Best Buy, Home Decor, Home Depot, and Lowes heavily exposed to rising transport costs
Autozone, O’Reilly Automotive, Costco, and Walmart have little exposure
In a February 2018 research report titled “Freight-ening Headwinds,” a team of seven Morgan Stanley equity analysts led by Simeon Gutman found that rapidly rising freight costs will pressure retailer/manufacturer margins in 2018. Morgan Stanley expects hardline retail and food producers to be most at risk, where they see 25/45 bps of margin risk in the base case and 45/70 bps in the bear case.
Assuming a 70:30 contract:spot mix in trucking, Morgan Stanley’s Freight Transportation team believes that freight cost inflation will reach anywhere from 15-25% year over year in 2018. Transportation industry observers are well aware of the two factors Morgan Stanley identified as driving this cost inflation: the ELD mandate and the general shortage of professional truck drivers. FreightWaves reported on the retail apocalypse and its impact on freight movements earlier this year.
Morgan Stanley’s analysts devised a framework to determine which companies are most and least exposed to rising transport costs. Determining factors included 1. the mix of in-house vs. outsourced transportation operations, 2. size/leverage with freight vendors, including proportion of multi-year contracts, and 3. the weight and size of the transported merchandise itself. Morgan Stanley believes that the companies most exposed to rising transportation costs are those that outsource all of their logistics, have less than $3B in cost of goods sold (COGS), and earn a gross margin below 40%. The investment bank believes that large retailers with scale, leverage over suppliers, and some insourced logistics should pull away from their smaller competitors. In general, hardline retailers selling incompressible, bulky items face more downside risk than specialty apparel retailers, for instance.
The analysts lowered their 2018 earnings-per-share (EPS) estimates for 7 hardline retailers by an average of ~4.5%: GNC, Vitamin Shoppe, Inc., Michaels, Williams-Sonoma, At Home, Lumber Liquidators, and Ulta Beauty. Home improvement, electronics, and furnishings are the retail categories most at risk, according to Morgan Stanley.
Morgan Stanley’s bull, base, and bear case outcomes (from a shipper perspective) are a 5%, 15%, and 25% increase in transportation costs (calculated at a 70:30 contract:spot mix). If the base case holds and transport costs increase by 15% in 2018, Morgan Stanley calls for a -17.6% headwind against Vitamin Shoppe, Inc.’s EPS and a -9.9% headwind against Lumber Liquidator’s EPS. Both of those companies outsource 100% of their transportation to third party providers.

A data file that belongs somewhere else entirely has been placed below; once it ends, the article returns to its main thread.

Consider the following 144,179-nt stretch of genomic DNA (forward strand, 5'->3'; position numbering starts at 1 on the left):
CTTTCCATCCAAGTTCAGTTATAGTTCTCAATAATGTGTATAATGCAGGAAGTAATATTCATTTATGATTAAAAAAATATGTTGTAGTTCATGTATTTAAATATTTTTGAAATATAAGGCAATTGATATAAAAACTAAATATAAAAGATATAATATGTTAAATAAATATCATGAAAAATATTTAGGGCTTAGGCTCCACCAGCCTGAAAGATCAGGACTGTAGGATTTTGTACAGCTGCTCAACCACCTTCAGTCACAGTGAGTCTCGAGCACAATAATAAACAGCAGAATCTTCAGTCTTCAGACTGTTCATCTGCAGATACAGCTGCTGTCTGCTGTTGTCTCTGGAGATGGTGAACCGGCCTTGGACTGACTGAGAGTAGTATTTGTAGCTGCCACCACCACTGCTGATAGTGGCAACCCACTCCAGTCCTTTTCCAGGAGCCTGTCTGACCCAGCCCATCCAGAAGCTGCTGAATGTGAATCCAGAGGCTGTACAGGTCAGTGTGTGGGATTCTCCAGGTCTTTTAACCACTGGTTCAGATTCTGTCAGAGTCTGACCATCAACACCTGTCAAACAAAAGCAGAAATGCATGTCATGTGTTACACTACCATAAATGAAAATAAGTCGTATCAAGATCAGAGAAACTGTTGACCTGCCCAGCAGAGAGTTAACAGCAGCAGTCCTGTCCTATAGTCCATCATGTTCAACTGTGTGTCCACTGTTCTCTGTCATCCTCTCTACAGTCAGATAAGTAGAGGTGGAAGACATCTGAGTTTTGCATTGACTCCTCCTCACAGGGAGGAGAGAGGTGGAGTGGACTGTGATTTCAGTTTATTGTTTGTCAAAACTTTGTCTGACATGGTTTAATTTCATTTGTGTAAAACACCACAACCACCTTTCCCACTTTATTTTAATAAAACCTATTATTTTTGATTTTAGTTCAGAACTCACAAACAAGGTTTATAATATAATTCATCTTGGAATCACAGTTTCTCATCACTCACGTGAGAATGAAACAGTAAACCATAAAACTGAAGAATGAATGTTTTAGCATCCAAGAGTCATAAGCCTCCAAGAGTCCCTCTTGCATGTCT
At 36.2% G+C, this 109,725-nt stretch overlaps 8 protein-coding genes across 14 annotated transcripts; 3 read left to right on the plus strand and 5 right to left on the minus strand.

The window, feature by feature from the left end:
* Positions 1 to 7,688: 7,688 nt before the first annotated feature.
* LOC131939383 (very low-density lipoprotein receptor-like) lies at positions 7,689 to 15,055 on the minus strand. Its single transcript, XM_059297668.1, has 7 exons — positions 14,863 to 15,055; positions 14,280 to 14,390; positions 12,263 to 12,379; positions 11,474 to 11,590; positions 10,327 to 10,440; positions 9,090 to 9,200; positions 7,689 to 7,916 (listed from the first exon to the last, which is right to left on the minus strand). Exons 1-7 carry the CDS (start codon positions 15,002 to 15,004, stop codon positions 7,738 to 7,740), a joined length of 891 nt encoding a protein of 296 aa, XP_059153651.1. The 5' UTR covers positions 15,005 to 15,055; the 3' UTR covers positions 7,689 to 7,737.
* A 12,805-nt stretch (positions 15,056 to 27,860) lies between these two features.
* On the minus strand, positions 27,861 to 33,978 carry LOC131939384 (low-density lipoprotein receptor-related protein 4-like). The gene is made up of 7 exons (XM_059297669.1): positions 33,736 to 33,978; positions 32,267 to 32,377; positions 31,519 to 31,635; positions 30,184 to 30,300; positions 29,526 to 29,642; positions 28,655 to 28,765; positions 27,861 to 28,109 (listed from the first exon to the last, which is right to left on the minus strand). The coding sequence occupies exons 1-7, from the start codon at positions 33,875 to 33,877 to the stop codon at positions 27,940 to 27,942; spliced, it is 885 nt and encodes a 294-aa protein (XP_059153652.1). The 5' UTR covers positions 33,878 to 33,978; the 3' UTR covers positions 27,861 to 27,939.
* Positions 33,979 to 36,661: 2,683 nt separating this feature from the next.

There are other dimensions that affect a shipper’s exposure to transport costs. The value of a company’s merchandise—specifically the gross margins it generates—when combined with the ease of moving it, also give insight into how vulnerable companies are to rising freight prices. Companies with lower gross margins and heavier, bulkier merchandise will experience out-sized impacts from high trucking costs: Best Buy (BBY) rates the lowest on these two metrics, with gross margins under 25% and a Morgan Stanley-assigned ease of shipping score of 2/10. Home Decor, Home Depot, and Lowes occupy the same region on the graph.
Of Best Buy, Home Decor, Home Depot, and Lowes, Lowes and Home Depot have failed to recover any of the ground lost during last month’s correction. Lowes (LOW) stock is still down 18.7% from its high at $107.40 on January 26. Home Depot has fallen 12.1% from its Jan. 26 high at $207.23 to $182.16 on Friday, March 9; Best Buy dropped to as low as $68.02 from its January 26 high at $77.84, but has since recovered to $73.81. Best Buy, Lowes, Home Depot, and Home Decor all outsource 100% of their transportation needs.
Hardline retailers with less exposure to the spot market include companies like Autozone (10% outsourced), Costco (10% outsourced), O’Reilly Automotive (20% outsourced), and Walmart (30% outsourced).
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